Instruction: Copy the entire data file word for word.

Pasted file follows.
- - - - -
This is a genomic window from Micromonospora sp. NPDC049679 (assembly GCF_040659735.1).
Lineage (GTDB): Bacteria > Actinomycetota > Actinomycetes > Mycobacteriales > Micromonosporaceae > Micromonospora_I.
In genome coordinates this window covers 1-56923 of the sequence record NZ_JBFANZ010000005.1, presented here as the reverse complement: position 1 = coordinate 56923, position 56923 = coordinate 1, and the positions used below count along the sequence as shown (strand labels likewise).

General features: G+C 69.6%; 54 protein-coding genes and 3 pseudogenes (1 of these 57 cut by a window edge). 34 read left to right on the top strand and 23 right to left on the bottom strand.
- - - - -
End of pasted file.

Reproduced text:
This is a genomic window from Micromonospora sp. NPDC049679 (assembly GCF_040659735.1).
Lineage (GTDB): Bacteria > Actinomycetota > Actinomycetes > Mycobacteriales > Micromonosporaceae > Micromonospora_I.
In genome coordinates this window covers 1-56923 of the sequence record NZ_JBFANZ010000005.1, presented here as the reverse complement: position 1 = coordinate 56923, position 56923 = coordinate 1, and the positions used below count along the sequence as shown (strand labels likewise).

General features: G+C 69.6%; 54 protein-coding genes and 3 pseudogenes (1 of these 57 cut by a window edge). 34 read left to right on the top strand and 23 right to left on the bottom strand.